Monthly Archives: January 2014

From the direction of my studies insofar, I tried to focus on the following question: how could we design better high density environments, and especially collective housing environments?

The research from the previous post has led me to a set of general conditions for designing built environments that could improve the perception of density.

It appears that built environment, both in terms of public space as well as building, if configured in a correct way can improve the perception of density, while if configured incorrectly may lead to a negative perception of density. In this regard it is useful to attempt to establish the general conditions which could support a positive perception of high density while alleviating the effects of high density. These conditions or requirements are formulated according to the needs identified in the perception and social behavior of residents of high-density environments. They do not represent predetermined spatial configurations, but are topics that can be traced by design in order to be translated into spatial configurations. Pursuing these requirements through design can lead to well balanced future living environments, to an improvement of housing and environment quality as well as an increase of residential satisfaction in high density conditions.

The conditions that support a positive perception of high density built environments could be formulated as:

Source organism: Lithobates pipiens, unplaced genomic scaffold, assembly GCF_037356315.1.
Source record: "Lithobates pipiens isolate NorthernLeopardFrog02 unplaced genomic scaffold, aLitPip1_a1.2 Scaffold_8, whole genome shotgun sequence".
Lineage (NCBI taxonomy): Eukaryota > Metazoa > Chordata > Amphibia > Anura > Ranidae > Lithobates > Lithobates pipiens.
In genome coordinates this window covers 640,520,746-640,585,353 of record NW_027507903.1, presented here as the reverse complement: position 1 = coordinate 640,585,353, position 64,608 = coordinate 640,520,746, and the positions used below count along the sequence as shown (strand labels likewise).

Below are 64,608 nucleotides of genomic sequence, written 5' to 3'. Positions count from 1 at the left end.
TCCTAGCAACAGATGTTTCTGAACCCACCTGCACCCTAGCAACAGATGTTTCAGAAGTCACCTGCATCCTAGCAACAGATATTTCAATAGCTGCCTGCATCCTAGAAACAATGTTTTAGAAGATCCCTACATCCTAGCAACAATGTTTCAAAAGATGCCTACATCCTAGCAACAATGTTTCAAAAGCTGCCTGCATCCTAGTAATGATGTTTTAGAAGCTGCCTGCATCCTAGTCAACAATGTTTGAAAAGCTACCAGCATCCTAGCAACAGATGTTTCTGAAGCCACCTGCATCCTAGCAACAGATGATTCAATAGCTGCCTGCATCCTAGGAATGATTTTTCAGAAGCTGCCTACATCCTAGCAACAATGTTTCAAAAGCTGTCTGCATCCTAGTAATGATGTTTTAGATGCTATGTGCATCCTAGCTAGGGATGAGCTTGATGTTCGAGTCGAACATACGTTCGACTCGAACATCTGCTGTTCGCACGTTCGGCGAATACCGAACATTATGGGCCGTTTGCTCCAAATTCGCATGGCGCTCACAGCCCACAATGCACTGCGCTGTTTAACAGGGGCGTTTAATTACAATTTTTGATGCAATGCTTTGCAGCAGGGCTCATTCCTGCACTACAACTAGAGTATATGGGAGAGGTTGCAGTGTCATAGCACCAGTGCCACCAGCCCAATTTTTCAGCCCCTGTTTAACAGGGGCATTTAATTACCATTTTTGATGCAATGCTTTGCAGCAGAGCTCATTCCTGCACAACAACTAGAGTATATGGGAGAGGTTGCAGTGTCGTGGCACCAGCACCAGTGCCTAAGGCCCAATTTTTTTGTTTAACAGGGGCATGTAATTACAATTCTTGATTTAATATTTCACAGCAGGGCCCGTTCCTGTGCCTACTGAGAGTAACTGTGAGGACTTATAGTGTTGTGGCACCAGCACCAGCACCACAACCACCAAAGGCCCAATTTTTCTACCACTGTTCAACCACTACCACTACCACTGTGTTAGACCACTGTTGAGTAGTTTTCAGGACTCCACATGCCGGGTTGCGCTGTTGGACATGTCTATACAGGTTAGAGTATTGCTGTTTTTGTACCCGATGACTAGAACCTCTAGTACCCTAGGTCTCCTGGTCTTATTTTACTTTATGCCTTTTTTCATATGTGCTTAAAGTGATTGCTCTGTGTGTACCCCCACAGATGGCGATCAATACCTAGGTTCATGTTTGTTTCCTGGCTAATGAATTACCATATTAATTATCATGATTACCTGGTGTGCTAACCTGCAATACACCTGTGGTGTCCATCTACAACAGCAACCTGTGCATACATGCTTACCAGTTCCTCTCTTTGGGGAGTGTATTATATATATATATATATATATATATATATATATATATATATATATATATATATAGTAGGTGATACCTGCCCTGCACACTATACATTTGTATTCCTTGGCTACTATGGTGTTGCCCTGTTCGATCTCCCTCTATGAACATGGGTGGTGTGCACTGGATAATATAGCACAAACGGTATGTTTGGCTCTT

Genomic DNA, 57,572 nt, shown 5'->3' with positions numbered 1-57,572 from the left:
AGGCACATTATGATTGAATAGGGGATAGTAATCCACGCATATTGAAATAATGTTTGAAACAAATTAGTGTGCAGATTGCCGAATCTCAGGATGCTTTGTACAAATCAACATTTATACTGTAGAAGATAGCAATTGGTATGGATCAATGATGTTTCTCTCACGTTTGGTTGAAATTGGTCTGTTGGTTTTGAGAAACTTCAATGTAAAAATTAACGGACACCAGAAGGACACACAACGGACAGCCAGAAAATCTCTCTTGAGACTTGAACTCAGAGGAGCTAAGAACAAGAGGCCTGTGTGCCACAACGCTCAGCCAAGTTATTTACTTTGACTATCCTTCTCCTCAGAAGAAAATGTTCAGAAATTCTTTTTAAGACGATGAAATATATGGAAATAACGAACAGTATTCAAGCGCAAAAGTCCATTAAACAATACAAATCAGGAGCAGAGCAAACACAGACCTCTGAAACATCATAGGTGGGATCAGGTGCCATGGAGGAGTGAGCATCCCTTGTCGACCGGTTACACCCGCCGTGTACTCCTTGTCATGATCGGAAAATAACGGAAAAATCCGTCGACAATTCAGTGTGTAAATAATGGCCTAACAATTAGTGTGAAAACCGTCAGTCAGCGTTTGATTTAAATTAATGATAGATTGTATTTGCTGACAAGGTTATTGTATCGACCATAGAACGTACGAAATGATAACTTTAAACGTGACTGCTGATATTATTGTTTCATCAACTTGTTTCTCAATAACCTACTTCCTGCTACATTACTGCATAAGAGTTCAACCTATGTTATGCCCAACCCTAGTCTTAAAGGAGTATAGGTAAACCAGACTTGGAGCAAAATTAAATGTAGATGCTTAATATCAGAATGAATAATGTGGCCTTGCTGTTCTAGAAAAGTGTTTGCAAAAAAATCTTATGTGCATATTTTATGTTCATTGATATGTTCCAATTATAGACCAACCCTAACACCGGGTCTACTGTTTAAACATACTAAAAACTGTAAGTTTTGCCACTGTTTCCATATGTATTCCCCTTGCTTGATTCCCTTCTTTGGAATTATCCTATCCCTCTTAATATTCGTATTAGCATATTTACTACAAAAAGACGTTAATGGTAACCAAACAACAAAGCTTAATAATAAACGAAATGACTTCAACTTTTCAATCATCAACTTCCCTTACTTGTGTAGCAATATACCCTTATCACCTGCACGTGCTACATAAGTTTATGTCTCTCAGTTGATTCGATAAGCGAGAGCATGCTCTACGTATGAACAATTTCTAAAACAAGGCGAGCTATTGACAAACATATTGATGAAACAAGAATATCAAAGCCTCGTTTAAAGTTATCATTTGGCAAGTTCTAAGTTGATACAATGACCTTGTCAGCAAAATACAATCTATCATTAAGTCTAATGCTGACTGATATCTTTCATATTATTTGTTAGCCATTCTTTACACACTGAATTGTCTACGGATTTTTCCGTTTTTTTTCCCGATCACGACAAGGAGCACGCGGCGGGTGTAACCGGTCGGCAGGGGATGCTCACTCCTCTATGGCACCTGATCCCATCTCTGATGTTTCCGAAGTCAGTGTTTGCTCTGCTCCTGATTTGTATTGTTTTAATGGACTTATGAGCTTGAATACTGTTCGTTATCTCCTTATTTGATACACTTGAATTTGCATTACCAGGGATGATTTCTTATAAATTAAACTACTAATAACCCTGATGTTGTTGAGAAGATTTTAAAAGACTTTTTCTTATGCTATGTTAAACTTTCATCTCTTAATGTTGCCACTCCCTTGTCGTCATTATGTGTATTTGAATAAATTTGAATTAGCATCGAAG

• achieving a fair balance between the need for privacy offered by housing and the need of interaction and expression in the wider community.
  • reducing unwanted social interactions, while supporting positive interactions that reinforce a sense of community.
  • maintaining satisfactory group sizes at satisfactory residential rates, depending on the conditions of the project, since contact with too many people in the common areas of residential buildings will discourage close social interactions and the sense of community.
  • presenting in the immediate vicinity of residential buildings qualitative outdoor areas, appropriate for social interaction and group control, that community members can use frequently.
  • providing availability and quality in relation to various functions and services. Also, providing easy and diversified access to those facilities is important, as well as the possibility of walking to most of the facilities needed for the daily routine.
  • providing availability and quality of transport, and also diversity for transport, such as bicycle lanes and good public transport links.
  • offering visual relationships and accessibility with qualitative green areas and support in various ways contact with nature. The green public areas in high density settings should be large, coherent, well-landscaped and well-maintained.
  • presenting a high-degree of safety and discouraging vandalism through the configuration of open, public space and also intermediary, semi-public space.
  • presenting sustainable and ecological features in the design of the housing buildings.


Image: Project OASE 22 :: studio uek, ARGE Köb & Pollak / Schmoeger, goya: (Wien, Austria)

Excerpt from the paper:

Contemporary High-Density Housing. Social and Architectural Implications

written and presented at the QUESTIONS workshop held in Cluj-Napoca, Romania, 14-16 july 2013; in process of printing at Acta Technica Napocensis: Civil Engineering & Architecture